Unfortunately there’s not a handy list of set-in-stone steps that you can take to alleviate symptoms of fibromyalgia—AKA chronic pain. Many details about the “invisible disorder” remain a mystery: There are no visible signs of the condition and no medical test that can confirm it, making it very difficult to diagnose, let alone manage the painful symptoms. But one thing does seem to aid the widespread muscle pain in its tracks: tai chi.
Researchers found that practicing tai chi can improve fibromyalgia symptoms, with even greater improvements available the longer participants kept up the exercises.
According to a new study published in The BMJ, the ancient Chinese mind-body practice—AKA “meditation in motion,” which consists of graceful, slow-moving exercises that have many scientifically proven mental and physical benefits—could help reduce fibromyalgia symptoms. After randomly assigning 226 participants with fibromyalgia (average age 52, and 92 percent were women) to do either aerobic exercises (75 people) or tai chi (151 people) for a year, researchers found that those who practiced tai chi had the most improvement in their symptoms after 24 weeks and even greater improvements the longer they kept it up. Additionally, lead study author Chenchen Wang, MD, told Time that tai chi might also be useful for addressing chronic fatigue since the movements increase blood flow throughout the body and the brain. And while more research needs to be done to draw a clear association between tai chi and reduced symptoms of fibromyalgia, the evidence points to it at least not creating further pain—so why not try it?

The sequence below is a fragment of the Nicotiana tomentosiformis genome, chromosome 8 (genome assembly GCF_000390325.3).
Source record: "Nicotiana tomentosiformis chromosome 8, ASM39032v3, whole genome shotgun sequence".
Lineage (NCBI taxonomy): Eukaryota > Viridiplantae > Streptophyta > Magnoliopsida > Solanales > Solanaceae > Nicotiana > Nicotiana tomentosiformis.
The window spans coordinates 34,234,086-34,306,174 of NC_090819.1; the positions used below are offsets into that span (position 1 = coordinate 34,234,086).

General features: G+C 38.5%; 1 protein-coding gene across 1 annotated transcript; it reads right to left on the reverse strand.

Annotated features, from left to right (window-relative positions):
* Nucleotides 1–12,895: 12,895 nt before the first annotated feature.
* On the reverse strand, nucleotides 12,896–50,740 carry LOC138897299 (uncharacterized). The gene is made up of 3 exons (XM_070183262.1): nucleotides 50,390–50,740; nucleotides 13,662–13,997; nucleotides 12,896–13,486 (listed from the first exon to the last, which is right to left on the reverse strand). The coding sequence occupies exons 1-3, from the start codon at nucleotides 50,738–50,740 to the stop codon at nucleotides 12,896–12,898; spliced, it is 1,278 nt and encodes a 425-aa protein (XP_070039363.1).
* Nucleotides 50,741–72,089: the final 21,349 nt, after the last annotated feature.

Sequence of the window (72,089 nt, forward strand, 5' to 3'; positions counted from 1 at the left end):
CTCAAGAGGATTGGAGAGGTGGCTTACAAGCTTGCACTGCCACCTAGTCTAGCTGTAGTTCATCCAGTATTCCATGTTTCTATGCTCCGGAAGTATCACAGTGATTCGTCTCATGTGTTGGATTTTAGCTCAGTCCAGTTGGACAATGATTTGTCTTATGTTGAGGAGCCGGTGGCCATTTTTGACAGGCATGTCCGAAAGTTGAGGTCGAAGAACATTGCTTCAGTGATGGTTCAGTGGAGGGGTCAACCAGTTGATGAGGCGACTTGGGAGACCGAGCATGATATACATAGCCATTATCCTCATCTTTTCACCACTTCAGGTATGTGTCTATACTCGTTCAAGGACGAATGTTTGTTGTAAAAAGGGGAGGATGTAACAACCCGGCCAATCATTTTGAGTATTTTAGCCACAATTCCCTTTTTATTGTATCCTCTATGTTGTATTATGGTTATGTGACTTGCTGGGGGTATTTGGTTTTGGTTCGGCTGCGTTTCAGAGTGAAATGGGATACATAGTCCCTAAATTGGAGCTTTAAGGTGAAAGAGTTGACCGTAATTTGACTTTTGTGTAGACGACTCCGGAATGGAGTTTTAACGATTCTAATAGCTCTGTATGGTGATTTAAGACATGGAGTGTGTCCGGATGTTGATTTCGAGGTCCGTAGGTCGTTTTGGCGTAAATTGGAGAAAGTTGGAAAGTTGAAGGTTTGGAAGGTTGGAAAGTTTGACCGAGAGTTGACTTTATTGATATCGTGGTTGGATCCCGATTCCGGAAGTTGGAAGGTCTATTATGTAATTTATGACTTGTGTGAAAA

“Our results suggest that physicians should think about what type of exercise is best for their patients with fibromyalgia,” Dr. Wang told Time. “We found that tai chi was more enjoyable [for patients], there was a social connection, and they could practice it at home by themselves with their family and friends.”
Perhaps this social, enjoyable aspect points to why the tai chi classes in the study saw a better attendance rate than the aerobic ones: Time reported that tai chi participants went to 62 percent of classes versus 40 percent for aerobic workouts. So if you’re dealing with chronic pain, this just might be the low-key alternative treatment you’ve been waiting for.
Here’s how one chef used food to heal his chronic pain. Or, see what Lady Gaga has to say about her struggle with chronic pain.
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